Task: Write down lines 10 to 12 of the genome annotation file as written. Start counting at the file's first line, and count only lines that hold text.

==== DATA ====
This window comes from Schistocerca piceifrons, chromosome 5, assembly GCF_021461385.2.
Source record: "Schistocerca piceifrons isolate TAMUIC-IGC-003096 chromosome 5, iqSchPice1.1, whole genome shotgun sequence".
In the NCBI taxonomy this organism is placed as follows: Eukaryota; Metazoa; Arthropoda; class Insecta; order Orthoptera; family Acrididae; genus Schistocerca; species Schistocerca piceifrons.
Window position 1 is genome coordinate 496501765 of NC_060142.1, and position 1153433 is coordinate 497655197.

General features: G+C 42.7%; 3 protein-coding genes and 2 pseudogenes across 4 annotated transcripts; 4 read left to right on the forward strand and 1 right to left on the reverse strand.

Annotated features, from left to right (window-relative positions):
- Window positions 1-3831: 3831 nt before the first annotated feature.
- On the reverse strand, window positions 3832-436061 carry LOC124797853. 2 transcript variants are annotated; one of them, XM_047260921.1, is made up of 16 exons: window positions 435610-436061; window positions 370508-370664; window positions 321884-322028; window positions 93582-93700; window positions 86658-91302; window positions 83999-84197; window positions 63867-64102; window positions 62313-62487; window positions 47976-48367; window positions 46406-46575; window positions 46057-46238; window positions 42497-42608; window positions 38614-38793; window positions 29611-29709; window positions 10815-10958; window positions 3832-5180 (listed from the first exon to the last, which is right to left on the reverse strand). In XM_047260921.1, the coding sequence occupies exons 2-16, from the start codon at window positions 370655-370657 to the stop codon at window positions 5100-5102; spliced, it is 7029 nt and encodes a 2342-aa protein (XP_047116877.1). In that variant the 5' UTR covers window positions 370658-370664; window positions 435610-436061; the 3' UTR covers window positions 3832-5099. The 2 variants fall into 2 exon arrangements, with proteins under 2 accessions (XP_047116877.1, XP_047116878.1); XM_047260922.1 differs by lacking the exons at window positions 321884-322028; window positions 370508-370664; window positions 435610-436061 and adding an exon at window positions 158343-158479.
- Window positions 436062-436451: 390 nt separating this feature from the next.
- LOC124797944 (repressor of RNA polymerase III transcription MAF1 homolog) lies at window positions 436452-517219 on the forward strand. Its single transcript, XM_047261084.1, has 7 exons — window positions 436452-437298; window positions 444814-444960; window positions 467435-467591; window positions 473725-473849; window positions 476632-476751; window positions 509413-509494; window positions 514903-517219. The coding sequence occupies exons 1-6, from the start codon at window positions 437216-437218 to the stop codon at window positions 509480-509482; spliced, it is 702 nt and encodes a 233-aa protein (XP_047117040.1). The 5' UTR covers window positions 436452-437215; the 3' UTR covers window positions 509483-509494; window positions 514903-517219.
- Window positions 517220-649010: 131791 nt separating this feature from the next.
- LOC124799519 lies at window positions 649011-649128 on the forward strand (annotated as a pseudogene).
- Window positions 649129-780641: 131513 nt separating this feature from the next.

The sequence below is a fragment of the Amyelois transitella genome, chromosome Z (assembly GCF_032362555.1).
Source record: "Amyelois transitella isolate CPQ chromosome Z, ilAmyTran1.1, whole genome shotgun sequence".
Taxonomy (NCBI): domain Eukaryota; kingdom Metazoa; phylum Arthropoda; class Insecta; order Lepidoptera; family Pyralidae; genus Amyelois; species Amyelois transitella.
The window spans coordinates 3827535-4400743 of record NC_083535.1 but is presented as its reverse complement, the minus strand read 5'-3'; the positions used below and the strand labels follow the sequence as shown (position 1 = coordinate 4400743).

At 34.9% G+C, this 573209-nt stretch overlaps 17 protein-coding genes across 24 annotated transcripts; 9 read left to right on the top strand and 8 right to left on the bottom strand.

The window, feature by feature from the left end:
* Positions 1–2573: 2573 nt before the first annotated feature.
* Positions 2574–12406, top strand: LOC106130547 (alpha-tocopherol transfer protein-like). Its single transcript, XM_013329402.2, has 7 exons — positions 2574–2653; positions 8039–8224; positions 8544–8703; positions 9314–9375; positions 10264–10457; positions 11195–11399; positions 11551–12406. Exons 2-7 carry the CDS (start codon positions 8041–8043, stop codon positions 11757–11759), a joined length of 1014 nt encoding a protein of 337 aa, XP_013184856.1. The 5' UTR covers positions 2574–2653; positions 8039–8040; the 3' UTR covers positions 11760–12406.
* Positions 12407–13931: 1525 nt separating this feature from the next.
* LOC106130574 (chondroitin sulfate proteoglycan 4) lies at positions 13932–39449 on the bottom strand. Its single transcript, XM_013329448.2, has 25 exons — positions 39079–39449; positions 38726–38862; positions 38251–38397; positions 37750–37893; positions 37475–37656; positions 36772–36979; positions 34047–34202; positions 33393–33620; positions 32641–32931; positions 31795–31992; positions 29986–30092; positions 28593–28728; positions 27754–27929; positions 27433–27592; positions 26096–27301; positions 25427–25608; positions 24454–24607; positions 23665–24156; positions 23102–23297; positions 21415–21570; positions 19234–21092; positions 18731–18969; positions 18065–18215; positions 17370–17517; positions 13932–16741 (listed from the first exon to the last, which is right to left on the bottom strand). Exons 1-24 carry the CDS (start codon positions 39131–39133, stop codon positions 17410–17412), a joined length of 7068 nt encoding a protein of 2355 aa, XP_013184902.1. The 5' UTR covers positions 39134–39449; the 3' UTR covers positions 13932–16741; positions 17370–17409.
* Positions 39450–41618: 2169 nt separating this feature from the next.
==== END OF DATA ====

- LOC124797944 (repressor of RNA polymerase III transcription MAF1 homolog) lies at window positions 436452-517219 on the forward strand. Its single transcript, XM_047261084.1, has 7 exons — window positions 436452-437298; window positions 444814-444960; window positions 467435-467591; window positions 473725-473849; window positions 476632-476751; window positions 509413-509494; window positions 514903-517219. The coding sequence occupies exons 1-6, from the start codon at window positions 437216-437218 to the stop codon at window positions 509480-509482; spliced, it is 702 nt and encodes a 233-aa protein (XP_047117040.1). The 5' UTR covers window positions 436452-437215; the 3' UTR covers window positions 509483-509494; window positions 514903-517219.
- Window positions 517220-649010: 131791 nt separating this feature from the next.
- LOC124799519 lies at window positions 649011-649128 on the forward strand (annotated as a pseudogene).